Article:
Published on May 15th, 2014 📆 | 4798 Views ⚑0
Iranian Ajax Security Team targets US defense companies
Security experts say that Iranian hackers have become increasingly aggressive and sophisticated as they entered cyber espionage.
Ajax Security Team, an iranian hacking group, is the first group which uses custom-built malicious software to launch espionage campaigns according to FireEye Inc (FEYE.O), a cybersecurity company from Silicon Valley.
According to FireEye’s report from Tuesday, Ajax are the ones behind the ongoing attacks on U.S defense companies and they have also targeted Iranians who are trying to avoid Tehran’s Internet censorship efforts.
Many security experts believe that Iran is to blame for a part of thedenial-of-service attacks that have interfered with the on-line banking operations of major U.S. banks, over the years.Michael Hayden, former director of the CIA and the National Security Agency declared during the Reuters Cybersecurity Summit that “I’ve grown to fear a nation state that would never go toe-to-toe with us in conventional combat that now suddenly finds they can arrest our attention with cyber attacks,”
Security experts state that after the Stuxnet attack on Tehran’s nuclear program in 2010, Iranian hackers accelerated their campaigns against foreign targets. The Stuxnet computer virus could be the cause for Iran climbing when it comes its own cyber programs.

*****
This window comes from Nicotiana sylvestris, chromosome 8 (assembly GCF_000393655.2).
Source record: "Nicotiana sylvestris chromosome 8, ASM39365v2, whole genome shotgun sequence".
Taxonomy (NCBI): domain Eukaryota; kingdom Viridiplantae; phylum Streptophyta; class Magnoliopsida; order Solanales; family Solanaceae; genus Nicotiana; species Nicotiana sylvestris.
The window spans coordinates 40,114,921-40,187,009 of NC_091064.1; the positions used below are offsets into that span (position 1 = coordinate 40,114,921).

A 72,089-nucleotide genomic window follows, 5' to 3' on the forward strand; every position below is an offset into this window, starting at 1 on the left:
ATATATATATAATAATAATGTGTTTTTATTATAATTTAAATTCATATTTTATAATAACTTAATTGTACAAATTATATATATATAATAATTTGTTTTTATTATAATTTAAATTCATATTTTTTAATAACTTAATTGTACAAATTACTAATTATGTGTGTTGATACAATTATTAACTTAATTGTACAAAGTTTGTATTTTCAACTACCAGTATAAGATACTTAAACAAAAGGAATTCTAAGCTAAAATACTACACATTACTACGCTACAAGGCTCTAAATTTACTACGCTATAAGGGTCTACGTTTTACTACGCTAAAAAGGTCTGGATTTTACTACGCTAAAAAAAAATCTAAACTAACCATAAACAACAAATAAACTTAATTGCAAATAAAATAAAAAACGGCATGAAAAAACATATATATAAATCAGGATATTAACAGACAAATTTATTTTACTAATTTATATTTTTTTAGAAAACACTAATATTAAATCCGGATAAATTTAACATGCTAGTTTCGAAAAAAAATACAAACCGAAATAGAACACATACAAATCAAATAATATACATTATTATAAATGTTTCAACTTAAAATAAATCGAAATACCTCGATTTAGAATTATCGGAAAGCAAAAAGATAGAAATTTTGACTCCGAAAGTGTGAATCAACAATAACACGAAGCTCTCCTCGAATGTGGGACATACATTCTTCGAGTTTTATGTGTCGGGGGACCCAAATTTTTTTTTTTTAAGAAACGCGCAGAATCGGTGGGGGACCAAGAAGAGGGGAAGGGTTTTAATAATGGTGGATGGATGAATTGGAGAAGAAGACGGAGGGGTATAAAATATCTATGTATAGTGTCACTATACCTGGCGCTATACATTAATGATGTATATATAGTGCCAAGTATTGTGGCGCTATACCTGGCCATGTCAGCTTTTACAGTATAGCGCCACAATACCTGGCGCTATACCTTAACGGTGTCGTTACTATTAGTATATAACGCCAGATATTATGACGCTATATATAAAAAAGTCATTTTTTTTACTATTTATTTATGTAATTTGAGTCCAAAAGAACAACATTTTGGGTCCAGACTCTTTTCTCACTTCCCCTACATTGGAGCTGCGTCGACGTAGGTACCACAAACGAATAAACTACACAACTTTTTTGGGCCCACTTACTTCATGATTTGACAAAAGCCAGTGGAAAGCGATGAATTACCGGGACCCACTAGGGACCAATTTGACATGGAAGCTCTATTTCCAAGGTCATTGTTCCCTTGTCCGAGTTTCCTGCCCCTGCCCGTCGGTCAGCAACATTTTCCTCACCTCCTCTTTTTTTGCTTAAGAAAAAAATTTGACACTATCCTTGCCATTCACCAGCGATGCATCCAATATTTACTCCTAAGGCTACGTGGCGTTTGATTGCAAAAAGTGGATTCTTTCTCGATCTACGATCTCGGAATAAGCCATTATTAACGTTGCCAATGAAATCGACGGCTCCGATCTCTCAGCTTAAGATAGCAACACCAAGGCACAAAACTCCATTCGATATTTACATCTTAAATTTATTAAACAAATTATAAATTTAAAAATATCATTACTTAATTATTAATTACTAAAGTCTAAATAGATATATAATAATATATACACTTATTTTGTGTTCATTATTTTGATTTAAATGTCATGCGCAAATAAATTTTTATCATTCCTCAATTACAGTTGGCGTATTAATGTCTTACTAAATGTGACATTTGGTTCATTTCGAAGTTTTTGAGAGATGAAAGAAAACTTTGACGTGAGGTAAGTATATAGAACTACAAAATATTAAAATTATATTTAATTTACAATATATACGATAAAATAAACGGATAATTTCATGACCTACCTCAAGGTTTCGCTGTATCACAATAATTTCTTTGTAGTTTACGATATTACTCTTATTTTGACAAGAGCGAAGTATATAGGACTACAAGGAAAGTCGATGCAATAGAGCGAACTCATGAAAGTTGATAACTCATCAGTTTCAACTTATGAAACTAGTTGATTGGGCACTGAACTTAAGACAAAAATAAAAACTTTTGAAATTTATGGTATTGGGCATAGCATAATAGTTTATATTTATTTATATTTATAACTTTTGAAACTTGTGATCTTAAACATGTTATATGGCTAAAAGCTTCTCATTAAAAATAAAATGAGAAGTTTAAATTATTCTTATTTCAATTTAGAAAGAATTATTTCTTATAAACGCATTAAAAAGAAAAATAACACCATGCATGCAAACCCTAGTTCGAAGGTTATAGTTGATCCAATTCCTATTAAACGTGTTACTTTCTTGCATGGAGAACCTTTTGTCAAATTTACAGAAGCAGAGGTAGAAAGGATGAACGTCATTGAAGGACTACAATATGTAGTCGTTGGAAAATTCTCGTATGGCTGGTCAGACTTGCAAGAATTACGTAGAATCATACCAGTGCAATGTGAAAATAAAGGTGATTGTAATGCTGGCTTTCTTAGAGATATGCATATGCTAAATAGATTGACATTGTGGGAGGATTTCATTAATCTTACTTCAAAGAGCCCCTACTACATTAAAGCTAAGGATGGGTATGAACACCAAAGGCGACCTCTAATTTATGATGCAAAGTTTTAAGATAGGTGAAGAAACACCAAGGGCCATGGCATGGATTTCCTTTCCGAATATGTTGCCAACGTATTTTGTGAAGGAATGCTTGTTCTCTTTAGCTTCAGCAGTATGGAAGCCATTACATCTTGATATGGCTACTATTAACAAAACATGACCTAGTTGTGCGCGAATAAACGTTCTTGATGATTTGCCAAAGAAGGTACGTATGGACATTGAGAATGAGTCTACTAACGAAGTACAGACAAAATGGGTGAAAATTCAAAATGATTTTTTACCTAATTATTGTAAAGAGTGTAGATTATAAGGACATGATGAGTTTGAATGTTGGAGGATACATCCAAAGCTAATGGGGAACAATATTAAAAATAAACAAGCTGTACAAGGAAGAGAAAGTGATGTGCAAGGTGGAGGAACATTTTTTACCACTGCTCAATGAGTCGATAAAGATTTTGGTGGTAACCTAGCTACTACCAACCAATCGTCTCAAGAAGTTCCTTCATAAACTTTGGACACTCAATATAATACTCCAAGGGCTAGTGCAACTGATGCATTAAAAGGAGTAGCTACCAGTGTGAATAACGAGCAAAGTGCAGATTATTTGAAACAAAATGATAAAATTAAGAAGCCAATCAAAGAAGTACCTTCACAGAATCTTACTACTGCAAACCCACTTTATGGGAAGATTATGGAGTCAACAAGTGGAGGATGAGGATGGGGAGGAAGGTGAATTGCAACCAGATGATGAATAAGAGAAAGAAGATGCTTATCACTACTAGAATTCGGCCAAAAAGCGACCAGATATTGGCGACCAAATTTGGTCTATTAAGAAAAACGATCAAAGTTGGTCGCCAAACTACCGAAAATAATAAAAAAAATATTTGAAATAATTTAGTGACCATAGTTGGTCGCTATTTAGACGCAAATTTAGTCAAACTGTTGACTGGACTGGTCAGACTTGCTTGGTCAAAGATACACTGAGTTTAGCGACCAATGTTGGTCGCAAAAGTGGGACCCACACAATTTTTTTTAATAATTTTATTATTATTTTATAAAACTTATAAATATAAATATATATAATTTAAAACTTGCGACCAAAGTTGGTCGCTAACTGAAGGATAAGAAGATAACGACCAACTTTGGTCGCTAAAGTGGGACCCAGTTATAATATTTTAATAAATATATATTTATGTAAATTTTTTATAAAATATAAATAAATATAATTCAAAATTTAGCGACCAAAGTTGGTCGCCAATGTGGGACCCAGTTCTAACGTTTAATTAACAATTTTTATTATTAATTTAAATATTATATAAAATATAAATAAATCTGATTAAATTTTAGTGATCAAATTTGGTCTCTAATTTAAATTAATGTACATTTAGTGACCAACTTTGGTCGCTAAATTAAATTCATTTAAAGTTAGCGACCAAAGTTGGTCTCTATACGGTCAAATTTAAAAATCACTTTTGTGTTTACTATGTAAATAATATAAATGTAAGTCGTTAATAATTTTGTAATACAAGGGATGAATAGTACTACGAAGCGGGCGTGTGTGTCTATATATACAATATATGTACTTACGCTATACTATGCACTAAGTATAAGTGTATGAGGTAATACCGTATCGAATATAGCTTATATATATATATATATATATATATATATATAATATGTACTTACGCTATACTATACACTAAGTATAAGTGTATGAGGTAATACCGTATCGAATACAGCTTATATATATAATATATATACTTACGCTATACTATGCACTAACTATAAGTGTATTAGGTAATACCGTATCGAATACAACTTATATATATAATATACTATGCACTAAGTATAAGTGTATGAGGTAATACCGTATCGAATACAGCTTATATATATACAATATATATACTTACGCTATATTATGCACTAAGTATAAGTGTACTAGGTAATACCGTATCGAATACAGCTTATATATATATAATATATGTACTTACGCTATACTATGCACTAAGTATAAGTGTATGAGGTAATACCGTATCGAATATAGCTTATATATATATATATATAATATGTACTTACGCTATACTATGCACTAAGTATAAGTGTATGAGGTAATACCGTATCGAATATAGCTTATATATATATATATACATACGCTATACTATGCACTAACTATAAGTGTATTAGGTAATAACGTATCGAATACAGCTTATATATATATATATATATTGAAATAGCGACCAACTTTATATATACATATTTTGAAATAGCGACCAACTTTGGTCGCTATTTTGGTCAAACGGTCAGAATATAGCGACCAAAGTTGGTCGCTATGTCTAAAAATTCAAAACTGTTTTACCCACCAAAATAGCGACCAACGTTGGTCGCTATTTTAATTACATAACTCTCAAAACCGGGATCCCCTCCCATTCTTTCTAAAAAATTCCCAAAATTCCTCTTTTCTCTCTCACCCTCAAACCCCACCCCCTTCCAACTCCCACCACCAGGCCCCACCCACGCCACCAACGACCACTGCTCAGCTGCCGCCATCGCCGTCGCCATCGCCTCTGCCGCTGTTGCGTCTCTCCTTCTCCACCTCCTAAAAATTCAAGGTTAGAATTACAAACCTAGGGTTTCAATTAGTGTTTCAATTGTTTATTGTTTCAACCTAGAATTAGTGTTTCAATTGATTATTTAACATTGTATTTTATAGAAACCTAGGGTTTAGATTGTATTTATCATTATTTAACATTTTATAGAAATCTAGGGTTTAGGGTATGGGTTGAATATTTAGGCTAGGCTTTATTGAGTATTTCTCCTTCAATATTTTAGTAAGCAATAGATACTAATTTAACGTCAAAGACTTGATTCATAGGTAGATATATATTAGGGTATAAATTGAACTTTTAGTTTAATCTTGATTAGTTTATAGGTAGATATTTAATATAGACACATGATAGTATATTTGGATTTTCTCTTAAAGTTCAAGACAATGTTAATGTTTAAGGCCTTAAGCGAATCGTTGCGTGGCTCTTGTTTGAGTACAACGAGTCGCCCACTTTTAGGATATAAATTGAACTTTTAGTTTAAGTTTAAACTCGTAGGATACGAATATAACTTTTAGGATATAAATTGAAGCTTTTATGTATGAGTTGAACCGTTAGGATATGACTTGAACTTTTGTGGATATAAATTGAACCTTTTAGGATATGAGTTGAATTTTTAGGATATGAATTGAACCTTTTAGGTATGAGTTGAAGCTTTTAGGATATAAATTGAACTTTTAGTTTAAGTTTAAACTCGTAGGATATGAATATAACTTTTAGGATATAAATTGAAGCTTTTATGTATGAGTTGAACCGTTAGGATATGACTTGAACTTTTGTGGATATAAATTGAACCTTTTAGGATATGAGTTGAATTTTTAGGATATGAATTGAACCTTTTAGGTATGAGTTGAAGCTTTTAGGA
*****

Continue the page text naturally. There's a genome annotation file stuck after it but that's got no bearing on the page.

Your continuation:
Ajax Security began by defacing websites but after Stuxnet the group became increasingly political as FireEye researcher Nart Villeneuve reveals: “This is a good example of a phenomenon that we are going to increasingly see with hacker groups in Iran. If their objective is to attack enemies of the revolution and further the government’s objectives, then engaging in cyber espionage is going to have more impact than website defacements”.
During a recent campaign, as FireEye claims, the Ajax hackers infected computers of U.S. defense companies by sending emails and social media messages to participants of the IEEE Aerospace Conference and directed them to a fake website which was tainted with malicious software called aeroconf2014.org.
Unfortunately, the identity of the targeted companies was not mentioned by FireEye. Also, they couldn’t determine what data might have been stolen during this attack.
The malicious software used by hackers isknown as “Stealer” – this softwareseeks to collect data about compromised computers and record keystrokes, can also take screen shots and steal information from web browsers and email accounts.“Stealer” was designed to encryptthe data, temporarily store it on compromised machines and send it to the servers that are being controlled by the hackers.
Ajax used “Stealer” in a separate operation,focused on people who used software to avoid Iran’s system for censoring content, such as pornography and political opposition sites.
FireEye latest evidences suggest that Ajax acts independent of the Iranian government as they are involved in credit card fraud.
Leonard Moodispaw, the CEO of Cybersecurity firm KEYW Corp (KEYW.O), said that for the moment, Iranian hackers main focus is set on spying and stealing money but not launching Stuxnet-like destructive attacks: “They are more interested in IP and taking money than in shutting anybody down”.